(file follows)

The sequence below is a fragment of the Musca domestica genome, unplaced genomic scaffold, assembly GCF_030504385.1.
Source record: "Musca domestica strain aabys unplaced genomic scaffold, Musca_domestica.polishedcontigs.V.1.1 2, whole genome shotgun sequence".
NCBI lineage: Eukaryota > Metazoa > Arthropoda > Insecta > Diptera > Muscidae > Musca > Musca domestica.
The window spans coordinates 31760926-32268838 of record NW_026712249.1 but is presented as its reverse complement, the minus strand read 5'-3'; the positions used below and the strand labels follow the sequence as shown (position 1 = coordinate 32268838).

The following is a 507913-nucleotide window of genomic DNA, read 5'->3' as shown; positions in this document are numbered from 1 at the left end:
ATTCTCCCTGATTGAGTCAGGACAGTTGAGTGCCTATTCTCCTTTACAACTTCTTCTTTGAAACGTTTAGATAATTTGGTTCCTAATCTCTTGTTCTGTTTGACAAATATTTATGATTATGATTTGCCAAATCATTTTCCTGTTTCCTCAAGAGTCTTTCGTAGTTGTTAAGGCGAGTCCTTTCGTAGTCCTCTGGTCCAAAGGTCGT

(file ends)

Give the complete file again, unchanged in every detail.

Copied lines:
The sequence below is a fragment of the Musca domestica genome, unplaced genomic scaffold, assembly GCF_030504385.1.
Source record: "Musca domestica strain aabys unplaced genomic scaffold, Musca_domestica.polishedcontigs.V.1.1 2, whole genome shotgun sequence".
NCBI lineage: Eukaryota > Metazoa > Arthropoda > Insecta > Diptera > Muscidae > Musca > Musca domestica.
The window spans coordinates 31760926-32268838 of record NW_026712249.1 but is presented as its reverse complement, the minus strand read 5'-3'; the positions used below and the strand labels follow the sequence as shown (position 1 = coordinate 32268838).

The following is a 507913-nucleotide window of genomic DNA, read 5'->3' as shown; positions in this document are numbered from 1 at the left end:
ATTCTCCCTGATTGAGTCAGGACAGTTGAGTGCCTATTCTCCTTTACAACTTCTTCTTTGAAACGTTTAGATAATTTGGTTCCTAATCTCTTGTTCTGTTTGACAAATATTTATGATTATGATTTGCCAAATCATTTTCCTGTTTCCTCAAGAGTCTTTCGTAGTTGTTAAGGCGAGTCCTTTCGTAGTCCTCTGGTCCAAAGGTCGT